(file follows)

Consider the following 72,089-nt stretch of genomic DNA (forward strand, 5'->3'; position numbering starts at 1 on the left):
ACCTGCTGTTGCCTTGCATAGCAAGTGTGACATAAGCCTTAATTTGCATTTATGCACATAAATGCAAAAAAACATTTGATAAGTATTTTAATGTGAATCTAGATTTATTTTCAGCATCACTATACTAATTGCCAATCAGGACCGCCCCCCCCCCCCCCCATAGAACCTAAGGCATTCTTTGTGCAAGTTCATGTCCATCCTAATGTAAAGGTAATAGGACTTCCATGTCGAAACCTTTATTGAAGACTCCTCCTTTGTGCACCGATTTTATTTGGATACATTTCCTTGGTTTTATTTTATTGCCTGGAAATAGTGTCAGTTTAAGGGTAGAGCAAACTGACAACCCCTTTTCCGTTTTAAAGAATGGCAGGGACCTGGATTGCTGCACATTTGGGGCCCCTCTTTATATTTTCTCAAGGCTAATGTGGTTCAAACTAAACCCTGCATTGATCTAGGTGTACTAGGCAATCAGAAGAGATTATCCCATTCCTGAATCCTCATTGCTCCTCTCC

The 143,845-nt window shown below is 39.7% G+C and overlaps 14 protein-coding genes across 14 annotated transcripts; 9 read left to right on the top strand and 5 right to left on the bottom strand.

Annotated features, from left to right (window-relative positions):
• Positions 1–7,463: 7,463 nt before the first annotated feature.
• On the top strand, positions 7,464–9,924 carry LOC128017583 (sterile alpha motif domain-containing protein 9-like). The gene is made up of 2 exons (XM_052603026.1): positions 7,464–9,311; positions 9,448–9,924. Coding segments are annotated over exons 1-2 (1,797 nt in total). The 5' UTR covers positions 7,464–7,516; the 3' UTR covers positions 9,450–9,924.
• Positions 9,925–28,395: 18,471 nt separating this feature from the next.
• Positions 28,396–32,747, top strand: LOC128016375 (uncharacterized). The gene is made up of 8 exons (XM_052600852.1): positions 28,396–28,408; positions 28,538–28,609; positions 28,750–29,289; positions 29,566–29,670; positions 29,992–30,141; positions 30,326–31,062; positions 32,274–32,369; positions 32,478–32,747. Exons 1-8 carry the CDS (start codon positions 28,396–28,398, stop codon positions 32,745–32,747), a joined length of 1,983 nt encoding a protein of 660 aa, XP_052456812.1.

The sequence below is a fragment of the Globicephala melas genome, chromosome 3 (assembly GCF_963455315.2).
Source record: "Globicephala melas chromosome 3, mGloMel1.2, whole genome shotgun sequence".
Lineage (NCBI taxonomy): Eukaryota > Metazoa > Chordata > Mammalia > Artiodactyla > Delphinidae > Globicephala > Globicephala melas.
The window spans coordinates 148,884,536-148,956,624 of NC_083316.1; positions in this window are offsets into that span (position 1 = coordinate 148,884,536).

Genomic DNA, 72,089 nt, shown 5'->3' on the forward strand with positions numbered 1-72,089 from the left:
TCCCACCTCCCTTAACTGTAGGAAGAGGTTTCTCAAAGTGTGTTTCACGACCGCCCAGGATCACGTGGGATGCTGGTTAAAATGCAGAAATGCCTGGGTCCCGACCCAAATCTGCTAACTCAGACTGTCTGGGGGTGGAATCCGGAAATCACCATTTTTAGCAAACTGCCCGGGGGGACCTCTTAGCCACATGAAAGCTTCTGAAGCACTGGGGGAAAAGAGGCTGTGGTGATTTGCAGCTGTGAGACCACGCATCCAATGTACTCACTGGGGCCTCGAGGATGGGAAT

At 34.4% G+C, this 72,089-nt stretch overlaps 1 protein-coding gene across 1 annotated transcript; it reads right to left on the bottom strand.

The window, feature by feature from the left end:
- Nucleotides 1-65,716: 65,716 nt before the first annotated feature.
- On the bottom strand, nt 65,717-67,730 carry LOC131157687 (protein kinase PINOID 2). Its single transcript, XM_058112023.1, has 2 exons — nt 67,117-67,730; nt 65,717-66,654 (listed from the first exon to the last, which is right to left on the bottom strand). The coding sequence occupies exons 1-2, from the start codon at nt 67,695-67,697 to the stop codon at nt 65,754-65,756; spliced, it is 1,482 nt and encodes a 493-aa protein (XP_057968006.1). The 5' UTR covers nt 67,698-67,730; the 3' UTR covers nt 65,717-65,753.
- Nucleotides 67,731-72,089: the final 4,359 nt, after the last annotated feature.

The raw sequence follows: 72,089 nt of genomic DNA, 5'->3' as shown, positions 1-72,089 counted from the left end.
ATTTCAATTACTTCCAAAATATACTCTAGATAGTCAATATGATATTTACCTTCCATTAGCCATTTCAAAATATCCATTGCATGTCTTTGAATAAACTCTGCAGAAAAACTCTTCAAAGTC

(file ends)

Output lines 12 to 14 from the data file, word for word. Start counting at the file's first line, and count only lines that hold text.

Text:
The window spans coordinates 148,884,536-148,956,624 of NC_083316.1; positions in this window are offsets into that span (position 1 = coordinate 148,884,536).

Genomic DNA, 72,089 nt, shown 5'->3' on the forward strand with positions numbered 1-72,089 from the left:
TCCCACCTCCCTTAACTGTAGGAAGAGGTTTCTCAAAGTGTGTTTCACGACCGCCCAGGATCACGTGGGATGCTGGTTAAAATGCAGAAATGCCTGGGTCCCGACCCAAATCTGCTAACTCAGACTGTCTGGGGGTGGAATCCGGAAATCACCATTTTTAGCAAACTGCCCGGGGGGACCTCTTAGCCACATGAAAGCTTCTGAAGCACTGGGGGAAAAGAGGCTGTGGTGATTTGCAGCTGTGAGACCACGCATCCAATGTACTCACTGGGGCCTCGAGGATGGGAAT